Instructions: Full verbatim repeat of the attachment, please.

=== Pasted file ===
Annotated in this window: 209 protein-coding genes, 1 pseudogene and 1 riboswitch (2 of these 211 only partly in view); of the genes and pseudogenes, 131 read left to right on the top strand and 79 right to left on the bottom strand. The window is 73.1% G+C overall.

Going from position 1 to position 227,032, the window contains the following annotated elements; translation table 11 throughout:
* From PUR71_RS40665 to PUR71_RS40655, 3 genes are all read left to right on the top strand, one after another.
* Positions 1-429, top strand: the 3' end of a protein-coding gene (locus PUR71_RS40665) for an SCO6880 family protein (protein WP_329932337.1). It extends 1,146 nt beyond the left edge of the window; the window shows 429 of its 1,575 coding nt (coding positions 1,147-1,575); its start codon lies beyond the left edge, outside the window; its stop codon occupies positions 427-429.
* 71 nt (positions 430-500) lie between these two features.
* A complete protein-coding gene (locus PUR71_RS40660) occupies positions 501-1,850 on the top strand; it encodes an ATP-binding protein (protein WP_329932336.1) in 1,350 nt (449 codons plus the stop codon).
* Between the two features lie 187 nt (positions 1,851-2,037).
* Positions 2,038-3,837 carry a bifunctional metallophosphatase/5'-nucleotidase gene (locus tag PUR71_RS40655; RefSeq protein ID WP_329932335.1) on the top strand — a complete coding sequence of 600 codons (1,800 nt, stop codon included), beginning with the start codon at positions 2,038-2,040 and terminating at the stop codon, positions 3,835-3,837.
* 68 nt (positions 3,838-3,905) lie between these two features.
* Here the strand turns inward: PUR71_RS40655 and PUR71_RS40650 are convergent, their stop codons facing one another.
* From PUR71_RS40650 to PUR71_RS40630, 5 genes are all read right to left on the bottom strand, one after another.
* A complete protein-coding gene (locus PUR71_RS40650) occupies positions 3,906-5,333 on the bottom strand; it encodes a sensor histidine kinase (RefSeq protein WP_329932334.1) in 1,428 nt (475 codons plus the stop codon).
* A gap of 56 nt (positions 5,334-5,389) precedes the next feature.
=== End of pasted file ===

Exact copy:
Annotated in this window: 209 protein-coding genes, 1 pseudogene and 1 riboswitch (2 of these 211 only partly in view); of the genes and pseudogenes, 131 read left to right on the top strand and 79 right to left on the bottom strand. The window is 73.1% G+C overall.

Going from position 1 to position 227,032, the window contains the following annotated elements; translation table 11 throughout:
* From PUR71_RS40665 to PUR71_RS40655, 3 genes are all read left to right on the top strand, one after another.
* Positions 1-429, top strand: the 3' end of a protein-coding gene (locus PUR71_RS40665) for an SCO6880 family protein (protein WP_329932337.1). It extends 1,146 nt beyond the left edge of the window; the window shows 429 of its 1,575 coding nt (coding positions 1,147-1,575); its start codon lies beyond the left edge, outside the window; its stop codon occupies positions 427-429.
* 71 nt (positions 430-500) lie between these two features.
* A complete protein-coding gene (locus PUR71_RS40660) occupies positions 501-1,850 on the top strand; it encodes an ATP-binding protein (protein WP_329932336.1) in 1,350 nt (449 codons plus the stop codon).
* Between the two features lie 187 nt (positions 1,851-2,037).
* Positions 2,038-3,837 carry a bifunctional metallophosphatase/5'-nucleotidase gene (locus tag PUR71_RS40655; RefSeq protein ID WP_329932335.1) on the top strand — a complete coding sequence of 600 codons (1,800 nt, stop codon included), beginning with the start codon at positions 2,038-2,040 and terminating at the stop codon, positions 3,835-3,837.
* 68 nt (positions 3,838-3,905) lie between these two features.
* Here the strand turns inward: PUR71_RS40655 and PUR71_RS40650 are convergent, their stop codons facing one another.
* From PUR71_RS40650 to PUR71_RS40630, 5 genes are all read right to left on the bottom strand, one after another.
* A complete protein-coding gene (locus PUR71_RS40650) occupies positions 3,906-5,333 on the bottom strand; it encodes a sensor histidine kinase (RefSeq protein WP_329932334.1) in 1,428 nt (475 codons plus the stop codon).
* A gap of 56 nt (positions 5,334-5,389) precedes the next feature.